This is simply too important of an article to not spread around. Ian Mulgrew of the Vancouver Sun is the only MSM journalist in Vancouver who really speaks out sensibly and professionally about the pragmatic economics and realistic public policy options about cannabis in BC and Canada.
Thanks Ian for excellent work (PS Would you like to be a guest on a Choogle on podcast?)
Copied from the Vancouver Sun article: A bright green spot in the economy
A bright green spot in the economy
With courts striking down the government’s monopoly on supplying medical marijuana, private growers are clamouring to capitalize on pot’s commercial potential
Saturday, November 15, 2008
Photo: Various types of marijuana are offered by former NDP candidate Dana Larsen at his marijuana dispensary on East Hastings Street. He says the medical pot market is about to expand.CREDIT: Bill Keay, Vancouver Sun “Various types of marijuana are offered by former NDP candidate Dana Larsen at his marijuana dispensary on East Hastings Street. He says the medical pot market is about to expand.”
DUNCAN – Eric Nash can barely contain his excitement waiting to hear from Health Canada whether he can start growing marijuana for 250 patients.
That would be just the start. There are tens of thousands more who are ailing across the country clamouring for his organic B.C. bud.
“There is a great opportunity here for the government to collect significant tax revenue currently being lost to the street market,” Nash, one of the best-known legal cannabis producers, enthused.
“With the current global financial crisis, this court ruling is certainly a bright light in dark economic times. We’re just waiting for clarification. I figure our production would increase significantly from several pounds to 150 pounds or more immediately.”
Now that the Federal Court of Appeal has struck down the government’s monopoly on supplying medical marijuana, Nash believes commercial agricultural production of pot is around the corner and the sky’s the limit.
His local company, Island Harvest, has cleared the industrial security regulatory hurdles so the company meets the standards set by Ottawa to grow the much-demonized plant.
“Our vision is to have a sustainable commercial agriculture operation,” he said. “There’s no reason we can’t achieve that. Look at the number of compassion clubs, look at the number of people using marijuana to relieve a headache or pre-menstrual cramps!”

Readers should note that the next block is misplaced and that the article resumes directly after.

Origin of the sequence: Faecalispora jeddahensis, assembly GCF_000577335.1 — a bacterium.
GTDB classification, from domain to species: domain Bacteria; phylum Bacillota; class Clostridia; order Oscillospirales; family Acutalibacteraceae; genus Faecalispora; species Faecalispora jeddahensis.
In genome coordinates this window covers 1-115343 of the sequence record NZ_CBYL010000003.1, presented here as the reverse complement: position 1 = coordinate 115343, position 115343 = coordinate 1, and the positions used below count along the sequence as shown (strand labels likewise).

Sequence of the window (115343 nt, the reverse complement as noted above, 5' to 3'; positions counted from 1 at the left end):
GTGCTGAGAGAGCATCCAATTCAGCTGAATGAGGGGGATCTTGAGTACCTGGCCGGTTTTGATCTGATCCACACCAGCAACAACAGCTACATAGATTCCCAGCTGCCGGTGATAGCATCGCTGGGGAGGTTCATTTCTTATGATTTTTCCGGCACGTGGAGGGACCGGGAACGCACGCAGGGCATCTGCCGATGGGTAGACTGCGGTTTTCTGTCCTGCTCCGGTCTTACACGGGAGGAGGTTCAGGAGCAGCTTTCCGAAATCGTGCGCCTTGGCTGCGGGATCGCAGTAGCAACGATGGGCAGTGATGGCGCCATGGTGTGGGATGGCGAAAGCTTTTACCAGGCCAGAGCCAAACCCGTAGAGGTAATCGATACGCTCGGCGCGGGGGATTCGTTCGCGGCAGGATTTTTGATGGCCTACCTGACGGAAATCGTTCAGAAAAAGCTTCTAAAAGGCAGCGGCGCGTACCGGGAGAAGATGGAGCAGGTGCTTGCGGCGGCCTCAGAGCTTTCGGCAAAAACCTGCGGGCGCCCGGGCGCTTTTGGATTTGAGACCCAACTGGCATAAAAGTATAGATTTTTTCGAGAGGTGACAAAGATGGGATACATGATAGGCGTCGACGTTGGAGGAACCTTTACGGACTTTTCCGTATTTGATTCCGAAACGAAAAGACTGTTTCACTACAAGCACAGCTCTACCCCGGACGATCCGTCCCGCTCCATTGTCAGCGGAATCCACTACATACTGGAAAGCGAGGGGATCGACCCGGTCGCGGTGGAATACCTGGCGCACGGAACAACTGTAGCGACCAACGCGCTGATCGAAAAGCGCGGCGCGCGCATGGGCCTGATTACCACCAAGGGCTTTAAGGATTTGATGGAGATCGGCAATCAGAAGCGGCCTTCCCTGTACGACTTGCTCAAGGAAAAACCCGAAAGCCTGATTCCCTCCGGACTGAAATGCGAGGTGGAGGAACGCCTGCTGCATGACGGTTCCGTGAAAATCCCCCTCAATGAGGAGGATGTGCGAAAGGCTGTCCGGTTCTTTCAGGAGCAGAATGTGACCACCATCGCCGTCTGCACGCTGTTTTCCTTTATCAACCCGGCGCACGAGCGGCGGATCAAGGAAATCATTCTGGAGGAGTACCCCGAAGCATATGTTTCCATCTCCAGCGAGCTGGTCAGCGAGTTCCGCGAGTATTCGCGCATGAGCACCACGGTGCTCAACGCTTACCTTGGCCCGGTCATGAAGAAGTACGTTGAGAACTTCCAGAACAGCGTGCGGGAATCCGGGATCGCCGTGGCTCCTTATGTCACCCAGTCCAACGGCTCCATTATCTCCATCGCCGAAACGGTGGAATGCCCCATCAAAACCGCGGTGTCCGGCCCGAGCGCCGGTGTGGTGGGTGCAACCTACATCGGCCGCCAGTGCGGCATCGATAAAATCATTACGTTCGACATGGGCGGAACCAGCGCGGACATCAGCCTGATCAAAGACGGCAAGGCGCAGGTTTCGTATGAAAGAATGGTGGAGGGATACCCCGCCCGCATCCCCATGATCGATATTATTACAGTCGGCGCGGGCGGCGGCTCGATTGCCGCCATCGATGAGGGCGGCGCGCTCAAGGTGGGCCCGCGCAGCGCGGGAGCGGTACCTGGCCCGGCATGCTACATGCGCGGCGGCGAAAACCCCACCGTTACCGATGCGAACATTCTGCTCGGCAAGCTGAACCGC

More and more research is supporting previous anecdotal evidence that cannabis may have a wide range of therapeutic uses from the treatment of Alzheimer’s, depression, glaucoma, epilepsy and cancer to HIV/AIDS, hepatitis and ADD/ADHD. Its most ardent promoters say cannabis may be an addition to the modern pharmacopeia that rivals Aspirin in the breadth of its applications.
It doesn’t take a genius to realize the potential profits are staggering.
Until now, the government’s poorly administered medical program has artificially depressed that market by making it difficult for patients to qualify, supplied what many consider poor-quality marijuana and imposed an arbitrary restriction on qualified licensed growers to supplying only two patients.
Doctors, too, have exacerbated the situation with their reluctance to prescribe marijuana, claiming they have no guide on dosage or the usual pharmaceutical medical studies to rely on. That is changing, slowly.
Nash explained there have been three relatively recent, serious analyses of the medical marijuana market, which give an idea of its scope and potential.
The Canadian Medical Association Journal did a survey in 2000 and estimated the number of self-medicating marijuana patients to be 1.9 per cent of the population; a Price Waterhouse report prepared for Health Canada two years later concluded it was more like four per cent of the population, and a report in 2004 by a member of the federal government’s advisory committee on pot suggested the reality was closer to seven per cent.
(Health Canada, after eight years, has issued roughly 2,500 exemption permits to needy patients.)
Regardless, Nash said, based on the four-per-cent model, that puts sales at more than $400 million annually.
More optimistic projections say the medical market, including ancillary products such as vaporizers and paraphernalia, could be as high as $20 billion.
Add it up: The government sells maybe $1 million a year worth of the pot produced in a Manitoba mine, and compassion clubs across the country sell about $10 million worth of cannabis products.
By far the vast majority of patients who need marijuana as a medicine continue to buy their drugs from the black market. It’s a crazy situation: imagine if diabetics had to go to a corner dealer to score insulin.
That’s one of the fundamental reasons behind the court ruling Oct. 27: the medical marijuana program set up by Ottawa at the turn of the millennium isn’t working.
The government adopted the Medical Marijuana Access Regulations (MMAR) and accompanying bureaucracy in 2001. It has modified it since then in the face of judicial warnings that it was constitutionally inadequate, but it still can’t pass muster.
The courts find that offensive.
This new judgment heralds a tectonic shift in the country’s medical-marijuana regulatory regime and perhaps even the drug laws. It may even invalidate the cannabis prohibition.
Two B.C. Supreme Court justices sitting on separate cases (one about simple possession, the other production and trafficking) are currently seized with that question.
If they agree that because a section of medical program is unconstitutional the criminal law cannot be enforced, it would also mark the triumph of a Trojan horse strategy by cannabis activists to achieve legalization by expanding medical access.